Archive for September, 2008

I see your pirates and raise you

On the BAMF scale, the British Army Gurkhas rank pretty high. A delightful legacy of colonialism, these Nepalese volunteer soldiers have an elite record of fighting for the crown.

Historically, the Gurkhas suffered from their exceptional status within the British military: While veterans from other countries, including Ireland and South Africa, were entitled to live in Britain after four years of Army service, Gurkhas were not. No matter how many years or service or medals, they were forced to apply through regular channels requiring them to show “strong ties” to the country besides their military record. (Claimants could cite relatives already in Britain, or the need for urgent medical treatment.) Given Nepal’s colonial history, the distinguished record of the Gurkha units, and the fact that the four-year rule applied to all other veterans, it’s frankly hard to find a non-racist explanation for the policy. Many Gurkha veterans, including winners of all sorts of military honors, currently remain in poverty in Nepal.

Last year, a government review expanded the four-year rule to Gurkhas with a huge caveat: the policy would only apply to those discharged from the military after 1997. The government neglected the thousands of pre-1997 veterans on grounds that the regimental headquarters had been located in Hong Kong, not Britain, until that year.

Facing this, lawyers brought a test case on behalf of 5 veterans and 1 widow demanding inclusion of all Ghurkas under the standard four-year rule. The government expected that “Crown service as such [would] probably not be sufficient,” and even claimed that “Winning the Victoria Cross…[did not] necessarily constitute a strong tie.”

Today, the good guys won. The High Court of London, citing the “moral debt of honour” of the British people, ruled that the four-year standard be expanded to include Gurkhas discharged before 1997. Laywer Martin Howe called it “a victory that restores honour and dignity to deserving soldiers who faithfully served in Her Majesty’s armed forces,” as well as “a victory for common sense, fairness, and the British sense of what is right.” The ruling could affect up to 2,000 Gurkhas.

Good for the veterans, good for the lawyers, and good for the High Court of London.

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Congressman Barney Frank is a witty guy. When California Republican David Dreier was passed over for a House leadership position, the openly gay Frank was asked whether he thought this was because Dreier was “too moderate” or because of persistant rumors about Dreier sexual preferences. His reply?

“[Dreier] didn’t get it because he was moderate. And I’m going to a moderate bar after work.”

Frank is Chairman of the House Financial Services Committee and led the push for the bailout bill. Immediately after the bill’s failure, House Republican Roy Blunt (R-Tobacco) pinned blame on Nancy Pelosi, claiming that her “partisan floor speech” drove 12 Republicans to vote against it instead of in favor as they had promised him. An aide to the Speaker called it “absurd,” adding that “you don’t vote on the speech, you vote on the bill.” Further, none of the 9 Republicans who made floor speeches after Pelosi even mentioned hers, nor did any other Republicans complain besides Blunt.

And so back to Barney Frank, who looked the final roll call and did the math:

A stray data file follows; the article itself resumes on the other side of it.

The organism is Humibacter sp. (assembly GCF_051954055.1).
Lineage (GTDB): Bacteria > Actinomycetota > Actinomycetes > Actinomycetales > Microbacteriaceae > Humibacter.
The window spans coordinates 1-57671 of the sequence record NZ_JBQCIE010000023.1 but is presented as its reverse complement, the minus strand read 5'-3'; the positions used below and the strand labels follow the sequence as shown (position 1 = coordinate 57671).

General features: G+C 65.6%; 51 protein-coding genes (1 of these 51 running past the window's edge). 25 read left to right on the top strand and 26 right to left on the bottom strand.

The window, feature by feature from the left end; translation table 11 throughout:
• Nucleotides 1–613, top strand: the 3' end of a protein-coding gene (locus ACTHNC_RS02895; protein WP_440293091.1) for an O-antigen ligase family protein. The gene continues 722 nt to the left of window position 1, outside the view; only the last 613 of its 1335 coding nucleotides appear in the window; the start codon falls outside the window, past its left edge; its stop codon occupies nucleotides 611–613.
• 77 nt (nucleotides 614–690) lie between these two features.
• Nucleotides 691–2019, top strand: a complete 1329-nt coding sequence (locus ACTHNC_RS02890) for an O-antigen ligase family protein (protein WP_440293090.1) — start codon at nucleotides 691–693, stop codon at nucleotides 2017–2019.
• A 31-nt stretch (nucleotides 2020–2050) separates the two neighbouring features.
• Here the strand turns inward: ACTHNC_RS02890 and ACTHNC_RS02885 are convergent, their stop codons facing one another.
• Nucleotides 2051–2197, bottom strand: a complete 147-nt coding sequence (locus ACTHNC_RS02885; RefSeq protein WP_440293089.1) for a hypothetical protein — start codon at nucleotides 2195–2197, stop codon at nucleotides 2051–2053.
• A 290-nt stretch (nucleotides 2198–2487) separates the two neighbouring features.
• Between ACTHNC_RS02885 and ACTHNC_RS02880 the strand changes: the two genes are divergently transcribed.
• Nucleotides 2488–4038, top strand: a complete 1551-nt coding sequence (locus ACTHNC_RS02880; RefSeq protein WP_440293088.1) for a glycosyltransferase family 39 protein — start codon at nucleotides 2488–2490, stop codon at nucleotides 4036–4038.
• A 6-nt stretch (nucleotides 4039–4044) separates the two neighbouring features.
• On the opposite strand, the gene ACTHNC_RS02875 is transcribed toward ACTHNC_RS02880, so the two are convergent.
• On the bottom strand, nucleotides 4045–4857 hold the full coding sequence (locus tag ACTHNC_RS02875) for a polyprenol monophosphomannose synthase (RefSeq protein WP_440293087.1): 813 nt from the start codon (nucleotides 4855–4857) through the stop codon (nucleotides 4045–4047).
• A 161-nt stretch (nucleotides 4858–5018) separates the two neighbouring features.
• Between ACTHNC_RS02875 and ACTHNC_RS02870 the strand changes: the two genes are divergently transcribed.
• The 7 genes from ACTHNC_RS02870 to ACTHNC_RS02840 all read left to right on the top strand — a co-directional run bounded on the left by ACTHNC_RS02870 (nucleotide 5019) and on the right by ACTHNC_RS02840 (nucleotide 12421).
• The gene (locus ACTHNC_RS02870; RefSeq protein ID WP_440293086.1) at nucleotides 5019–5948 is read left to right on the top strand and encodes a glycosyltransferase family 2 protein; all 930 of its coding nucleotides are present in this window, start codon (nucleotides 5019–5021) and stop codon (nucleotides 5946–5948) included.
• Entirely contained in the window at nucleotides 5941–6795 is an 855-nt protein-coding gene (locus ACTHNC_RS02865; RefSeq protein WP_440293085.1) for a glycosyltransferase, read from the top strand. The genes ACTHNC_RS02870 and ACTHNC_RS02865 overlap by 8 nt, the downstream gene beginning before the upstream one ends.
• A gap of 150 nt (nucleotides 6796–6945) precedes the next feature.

“One of the truly great coincidences in the history of numerology. The number of deeply offended Republicans who put feeling over country turned out to be exactly the number you would need to reverse the vote.”

Frank is right. Twelve is the perfect number for a political trick. Without the dozen alleged Pelosi defections, the final 205-228 failure becomes a perfect 217-216 pass (with one abstention.) Had Blunt blamed the Speaker for any number less than this, it wouldn’t have changed the outcome anyway. Had he cited a large number like 20 or 30, it wouldn’t have been believable since no Republicans actually cited her speech as having influenced their votes.

I’ll make a conjecture: Blunt straight-up lied. Does anyone honestly think that 12 Republicans switched to “no” votes on a seemingly urgent bill supported by their House, Senate, and White House leadership because mean aunt Nancy hurt their feelings? Blunt looked at the final tally, realized it was a lost cause, and threw out a magical number.

Today, Blunt backed away from his whiny-ass bullshit. It’s possible he felt like a fool being called out. It’s also possible that he realized his political mistake. It’s a much easier sell for Democratic leadership to pin the bill’s failure on obstructionist Republicans than for Blunt to blame a 1-minute floor speech no one saw. Even without a cue, Americans are blaming the GOP by a 2-1 margin. Explains why fatty Blunt has moved back to the bi-partisan blah blah blah he was carrying on before…

Oh, and I’m with everything Digby said.

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I was always under the impression that part of the current pop culture fascination with maritime piracy sprang from commonness of internet piracy.  People, I think, like to indulge in the 18th century fantasy of rum and plunder because it serves as a kitschy extended metaphor for their bittorrent habit.  ‘Yarrr, it be the Morrisey discography ripe for the takin’, yoho yoho’.  Often we forget that there are, you know, actual pirates still lurking the waters–and stealing Ukrainian tanks!

The story of Somali piracy as an institution is interesting.  It began as a vigilante force to protect the tuna-rich waters off the coast from international commercial fishing operations when the central government collapsed over a decade ago.  They eventually evolved from armed tax collectors to straight up pirates because it was more lucrative — quiet million dollar pay outs from counties who want their men and property back, no harm done.  In an interview with the New York Times, the Somali pirates’ spokesmen Sugule Ali claims that they didn’t know there was and estimated $30 million in weapons on the ship they hijacked, but that they simply boarded because it’s standard procedure to attack large, vulnerable vessels.